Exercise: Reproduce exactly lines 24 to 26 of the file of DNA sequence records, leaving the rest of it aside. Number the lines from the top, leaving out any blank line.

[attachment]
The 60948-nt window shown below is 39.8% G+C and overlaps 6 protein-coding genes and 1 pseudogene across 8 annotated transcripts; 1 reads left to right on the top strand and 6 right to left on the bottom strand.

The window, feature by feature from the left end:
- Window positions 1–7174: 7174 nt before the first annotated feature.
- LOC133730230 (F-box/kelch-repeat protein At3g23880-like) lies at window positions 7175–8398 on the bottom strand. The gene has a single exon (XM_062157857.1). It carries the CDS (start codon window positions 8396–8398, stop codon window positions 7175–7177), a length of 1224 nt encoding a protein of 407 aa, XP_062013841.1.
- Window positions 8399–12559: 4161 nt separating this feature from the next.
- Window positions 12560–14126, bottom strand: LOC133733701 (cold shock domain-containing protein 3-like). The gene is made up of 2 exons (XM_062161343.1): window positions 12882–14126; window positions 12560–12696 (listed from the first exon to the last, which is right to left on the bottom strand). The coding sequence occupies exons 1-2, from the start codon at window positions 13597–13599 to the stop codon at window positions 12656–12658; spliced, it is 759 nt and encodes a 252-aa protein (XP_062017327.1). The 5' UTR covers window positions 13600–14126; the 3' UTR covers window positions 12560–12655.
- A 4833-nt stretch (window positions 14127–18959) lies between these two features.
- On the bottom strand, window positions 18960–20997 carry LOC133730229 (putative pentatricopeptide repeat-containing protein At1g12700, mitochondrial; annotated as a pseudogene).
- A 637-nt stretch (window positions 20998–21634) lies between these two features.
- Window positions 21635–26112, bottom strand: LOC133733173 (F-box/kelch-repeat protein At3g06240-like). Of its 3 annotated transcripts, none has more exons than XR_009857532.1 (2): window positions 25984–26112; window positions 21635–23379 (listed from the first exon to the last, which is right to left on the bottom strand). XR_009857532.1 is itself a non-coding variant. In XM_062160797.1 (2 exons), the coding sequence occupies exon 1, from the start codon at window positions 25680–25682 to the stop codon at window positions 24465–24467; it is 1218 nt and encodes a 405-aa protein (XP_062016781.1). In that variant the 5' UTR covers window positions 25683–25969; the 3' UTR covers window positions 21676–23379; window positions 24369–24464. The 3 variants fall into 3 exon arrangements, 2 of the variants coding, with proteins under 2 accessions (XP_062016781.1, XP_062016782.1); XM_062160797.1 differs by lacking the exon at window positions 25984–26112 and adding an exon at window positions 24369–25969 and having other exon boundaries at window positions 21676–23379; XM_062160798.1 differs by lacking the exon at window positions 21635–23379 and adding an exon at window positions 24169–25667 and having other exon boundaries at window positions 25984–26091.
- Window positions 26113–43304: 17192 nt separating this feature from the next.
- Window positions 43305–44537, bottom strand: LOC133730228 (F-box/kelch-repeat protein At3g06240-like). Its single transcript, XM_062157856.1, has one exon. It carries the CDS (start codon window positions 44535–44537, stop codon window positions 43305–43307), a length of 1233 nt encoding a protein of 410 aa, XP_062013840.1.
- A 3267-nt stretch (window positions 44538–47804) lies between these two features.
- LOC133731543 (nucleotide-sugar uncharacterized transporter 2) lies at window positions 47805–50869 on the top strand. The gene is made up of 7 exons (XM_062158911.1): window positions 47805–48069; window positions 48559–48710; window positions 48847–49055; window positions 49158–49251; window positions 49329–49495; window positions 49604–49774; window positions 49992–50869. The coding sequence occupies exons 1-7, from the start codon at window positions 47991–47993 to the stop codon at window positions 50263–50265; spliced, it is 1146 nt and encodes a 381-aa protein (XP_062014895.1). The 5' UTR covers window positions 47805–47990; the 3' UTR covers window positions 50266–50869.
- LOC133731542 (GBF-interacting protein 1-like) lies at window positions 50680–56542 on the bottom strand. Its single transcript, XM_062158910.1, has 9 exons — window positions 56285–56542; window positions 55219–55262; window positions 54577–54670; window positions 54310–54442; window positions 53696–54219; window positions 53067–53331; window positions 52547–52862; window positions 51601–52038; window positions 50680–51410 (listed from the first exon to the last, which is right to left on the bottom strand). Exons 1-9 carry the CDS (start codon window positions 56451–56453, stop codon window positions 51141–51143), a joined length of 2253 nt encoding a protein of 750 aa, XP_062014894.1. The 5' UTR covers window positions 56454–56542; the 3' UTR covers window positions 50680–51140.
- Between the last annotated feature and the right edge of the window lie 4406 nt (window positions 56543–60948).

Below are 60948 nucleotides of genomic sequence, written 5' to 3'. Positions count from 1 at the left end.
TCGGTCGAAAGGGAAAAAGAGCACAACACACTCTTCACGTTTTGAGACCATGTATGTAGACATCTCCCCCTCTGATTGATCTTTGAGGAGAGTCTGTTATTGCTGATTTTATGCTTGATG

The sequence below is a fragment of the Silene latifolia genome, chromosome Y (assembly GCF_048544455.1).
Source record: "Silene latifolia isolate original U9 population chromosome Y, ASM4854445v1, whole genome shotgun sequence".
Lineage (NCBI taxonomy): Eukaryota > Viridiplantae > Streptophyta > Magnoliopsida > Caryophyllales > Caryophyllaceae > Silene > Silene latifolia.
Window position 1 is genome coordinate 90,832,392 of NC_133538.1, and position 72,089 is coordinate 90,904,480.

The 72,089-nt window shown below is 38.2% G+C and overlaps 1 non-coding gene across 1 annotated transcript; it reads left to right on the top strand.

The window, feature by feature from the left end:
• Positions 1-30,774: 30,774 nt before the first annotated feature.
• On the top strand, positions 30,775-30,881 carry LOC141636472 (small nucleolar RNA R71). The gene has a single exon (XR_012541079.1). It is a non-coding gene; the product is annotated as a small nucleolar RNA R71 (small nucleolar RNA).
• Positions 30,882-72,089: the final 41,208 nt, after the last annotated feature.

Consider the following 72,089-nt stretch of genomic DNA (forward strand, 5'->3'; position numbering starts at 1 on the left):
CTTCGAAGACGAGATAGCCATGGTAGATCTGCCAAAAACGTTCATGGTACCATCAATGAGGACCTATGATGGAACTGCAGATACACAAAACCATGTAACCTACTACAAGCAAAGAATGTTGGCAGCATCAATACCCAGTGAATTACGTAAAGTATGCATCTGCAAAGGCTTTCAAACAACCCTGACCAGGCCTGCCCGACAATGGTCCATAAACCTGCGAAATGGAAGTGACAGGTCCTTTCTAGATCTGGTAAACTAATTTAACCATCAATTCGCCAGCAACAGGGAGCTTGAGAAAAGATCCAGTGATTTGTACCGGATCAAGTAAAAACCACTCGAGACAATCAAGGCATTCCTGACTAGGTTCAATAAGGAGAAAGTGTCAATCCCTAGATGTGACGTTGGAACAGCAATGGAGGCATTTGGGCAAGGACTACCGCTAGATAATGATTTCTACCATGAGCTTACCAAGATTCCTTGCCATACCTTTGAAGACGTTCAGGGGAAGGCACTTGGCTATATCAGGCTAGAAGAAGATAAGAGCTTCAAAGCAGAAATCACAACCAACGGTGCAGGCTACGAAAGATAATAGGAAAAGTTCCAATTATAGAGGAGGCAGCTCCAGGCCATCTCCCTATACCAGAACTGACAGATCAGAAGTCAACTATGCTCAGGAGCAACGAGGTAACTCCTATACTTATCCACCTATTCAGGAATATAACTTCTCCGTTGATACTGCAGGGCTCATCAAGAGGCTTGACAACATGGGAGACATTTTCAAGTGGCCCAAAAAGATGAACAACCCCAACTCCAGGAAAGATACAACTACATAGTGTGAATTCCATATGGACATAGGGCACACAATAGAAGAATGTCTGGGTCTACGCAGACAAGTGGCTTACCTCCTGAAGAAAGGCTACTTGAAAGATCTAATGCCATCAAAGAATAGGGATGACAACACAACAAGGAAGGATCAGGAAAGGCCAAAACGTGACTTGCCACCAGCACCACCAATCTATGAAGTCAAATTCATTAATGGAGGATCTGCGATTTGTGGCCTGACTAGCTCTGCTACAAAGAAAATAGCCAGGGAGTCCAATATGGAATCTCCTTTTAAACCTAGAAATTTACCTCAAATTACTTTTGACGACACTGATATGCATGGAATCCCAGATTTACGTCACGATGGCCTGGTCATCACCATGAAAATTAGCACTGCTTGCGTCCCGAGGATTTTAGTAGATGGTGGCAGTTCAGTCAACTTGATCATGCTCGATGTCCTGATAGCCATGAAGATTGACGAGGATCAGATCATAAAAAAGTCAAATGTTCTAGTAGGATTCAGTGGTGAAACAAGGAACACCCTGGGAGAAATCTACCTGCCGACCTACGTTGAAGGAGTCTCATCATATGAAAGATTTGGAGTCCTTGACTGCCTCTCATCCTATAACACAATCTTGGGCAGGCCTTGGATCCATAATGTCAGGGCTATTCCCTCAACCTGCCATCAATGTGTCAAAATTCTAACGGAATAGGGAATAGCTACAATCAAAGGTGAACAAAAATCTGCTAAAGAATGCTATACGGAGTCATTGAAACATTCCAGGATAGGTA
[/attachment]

The window, feature by feature from the left end:
• Positions 1-30,774: 30,774 nt before the first annotated feature.
• On the top strand, positions 30,775-30,881 carry LOC141636472 (small nucleolar RNA R71). The gene has a single exon (XR_012541079.1). It is a non-coding gene; the product is annotated as a small nucleolar RNA R71 (small nucleolar RNA).